Irradiation Facility for Pre-Clinical Proton Therapy Studies

Proton therapy is a form of radiation therapy that has been gaining traction as a treatment method for certain difficult-to-reach cancers, as it offers many advantages with respect to conventional radiation therapy in terms of healthy tissue sparing. In this framework, pre-clinical studies are a crucial step in the development and study of new techniques to enhance the therapeutic ratio of proton therapy. The Bern Medical Cyclotron has been adapted to produce a proton beam suitable for in-vitro proton therapy studies, providing an accessible proton therapy research facility in Switzerland. 

The sparing effect of treatment delivery at ultra-high (FLASH) dose rates on healthy tissue is currently a topic of great interest in radiation therapy research, with first human clinical trials having recently been performed. The Bern Medical Cyclotron was designed for routine use at high currents for radiopharmaceutical production, making it suitable for delivering a proton beam at ultra-high dose rates for pre-clinical investigations of the FLASH effect in proton therapy.

Another technique to enhance healthy tissue sparing in radiation therapy that is currently under investigation is spatial fractionation, which makes use of an array of high- and low-dose regions in the treatment volume as opposed to a conventionally uniform radiation field. The highly modular and customizable nature of our setup allows us to collimate the extracted beam to a variety of spatially fractionated configurations for investigations of this effect.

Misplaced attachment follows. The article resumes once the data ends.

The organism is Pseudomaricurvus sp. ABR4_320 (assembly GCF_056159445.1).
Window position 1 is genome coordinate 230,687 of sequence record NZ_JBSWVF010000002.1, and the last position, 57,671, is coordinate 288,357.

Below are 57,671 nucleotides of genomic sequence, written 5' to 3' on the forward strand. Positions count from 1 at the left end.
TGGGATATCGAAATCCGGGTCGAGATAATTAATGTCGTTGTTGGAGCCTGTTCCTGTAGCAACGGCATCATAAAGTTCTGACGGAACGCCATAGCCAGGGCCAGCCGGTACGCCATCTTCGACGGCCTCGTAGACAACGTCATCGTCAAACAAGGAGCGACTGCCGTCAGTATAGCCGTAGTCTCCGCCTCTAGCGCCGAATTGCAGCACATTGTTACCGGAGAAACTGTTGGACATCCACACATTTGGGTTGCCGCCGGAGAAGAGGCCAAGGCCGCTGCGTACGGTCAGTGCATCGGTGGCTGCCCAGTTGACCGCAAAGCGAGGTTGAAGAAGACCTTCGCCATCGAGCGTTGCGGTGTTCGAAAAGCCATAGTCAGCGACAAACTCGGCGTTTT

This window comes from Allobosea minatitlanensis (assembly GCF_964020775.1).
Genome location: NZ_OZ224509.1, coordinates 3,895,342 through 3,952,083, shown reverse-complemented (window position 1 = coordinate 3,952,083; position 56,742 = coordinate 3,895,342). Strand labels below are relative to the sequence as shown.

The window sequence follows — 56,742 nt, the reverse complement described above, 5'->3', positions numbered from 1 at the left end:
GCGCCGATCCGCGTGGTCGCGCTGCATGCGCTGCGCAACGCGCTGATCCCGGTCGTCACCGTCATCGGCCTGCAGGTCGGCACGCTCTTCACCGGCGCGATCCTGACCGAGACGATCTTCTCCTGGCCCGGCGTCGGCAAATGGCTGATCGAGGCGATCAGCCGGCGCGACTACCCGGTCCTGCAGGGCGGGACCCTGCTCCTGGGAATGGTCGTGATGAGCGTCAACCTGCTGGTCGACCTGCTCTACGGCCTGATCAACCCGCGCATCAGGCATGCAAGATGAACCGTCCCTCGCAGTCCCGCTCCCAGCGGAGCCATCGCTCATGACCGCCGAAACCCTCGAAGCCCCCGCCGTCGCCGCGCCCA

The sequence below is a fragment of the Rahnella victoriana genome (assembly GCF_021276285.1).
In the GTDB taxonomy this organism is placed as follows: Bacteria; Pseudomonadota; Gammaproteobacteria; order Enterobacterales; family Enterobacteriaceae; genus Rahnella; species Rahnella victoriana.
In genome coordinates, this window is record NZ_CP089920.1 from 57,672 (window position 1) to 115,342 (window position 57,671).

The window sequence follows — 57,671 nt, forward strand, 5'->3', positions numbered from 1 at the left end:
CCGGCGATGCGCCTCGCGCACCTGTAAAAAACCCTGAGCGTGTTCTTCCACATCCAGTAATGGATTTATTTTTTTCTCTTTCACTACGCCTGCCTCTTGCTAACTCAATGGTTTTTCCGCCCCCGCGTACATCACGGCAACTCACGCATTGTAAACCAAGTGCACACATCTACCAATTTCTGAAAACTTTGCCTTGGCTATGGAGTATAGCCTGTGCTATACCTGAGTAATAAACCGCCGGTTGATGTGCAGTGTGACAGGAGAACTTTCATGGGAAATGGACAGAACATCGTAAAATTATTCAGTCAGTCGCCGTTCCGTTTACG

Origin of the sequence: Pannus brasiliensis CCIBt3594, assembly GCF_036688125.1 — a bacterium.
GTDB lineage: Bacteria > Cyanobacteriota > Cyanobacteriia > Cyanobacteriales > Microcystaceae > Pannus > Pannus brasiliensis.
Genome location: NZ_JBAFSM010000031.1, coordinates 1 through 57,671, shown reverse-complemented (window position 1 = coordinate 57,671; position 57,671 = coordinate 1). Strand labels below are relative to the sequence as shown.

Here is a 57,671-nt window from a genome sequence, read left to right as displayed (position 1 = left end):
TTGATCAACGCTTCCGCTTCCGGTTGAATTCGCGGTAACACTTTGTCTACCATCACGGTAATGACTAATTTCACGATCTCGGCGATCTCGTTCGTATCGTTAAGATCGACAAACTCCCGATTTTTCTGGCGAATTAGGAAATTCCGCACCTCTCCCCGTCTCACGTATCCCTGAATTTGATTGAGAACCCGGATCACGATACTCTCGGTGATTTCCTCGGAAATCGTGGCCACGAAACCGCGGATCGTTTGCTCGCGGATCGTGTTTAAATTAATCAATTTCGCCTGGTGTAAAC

In-vitro studies at conventional rates have already been performed at the Bern Medical Cyclotron in collaboration with the University of Bern Institute of Anatomy, with plans for further studies at FLASH rates and using spatially fractionated beams underway.


Photo of experimental setup for proton therapy studies
Photo of experimental setup for proton therapy studies

Technical Details

The beam is passively scattered and collimated, and extracted into air at 15.4 MeV through a 55 mm diameter exit window. With this setup, a dose uniformity of 11% within the full field size can be achieved, or 6% within a diameter of 1.5 cm. Dose rates in the range of 0.03 to 100 Gy/s can be extracted with this setup and delivered to the desired target.

Real-time dosimetry at conventional rates is performed using an in-beam ionisation chamber, which has been calibrated using radiochromic films. For beam delivery at ultra-high dose rates, dosimetry is currently under investigation . 

To deliver a short pulse of protons at ultra-high dose rates, we make use of a remotely controlled chopper wheel (see picture) to deliver a controlled pulse. 

Spatial fractionation of the extracted beam with a fine-toothed collimator is also currently under investigation.


Photo of beam chopper wheel used for irradiations at FLASH dose rates
Photo of beam chopper wheel used for irradiations at FLASH dose rates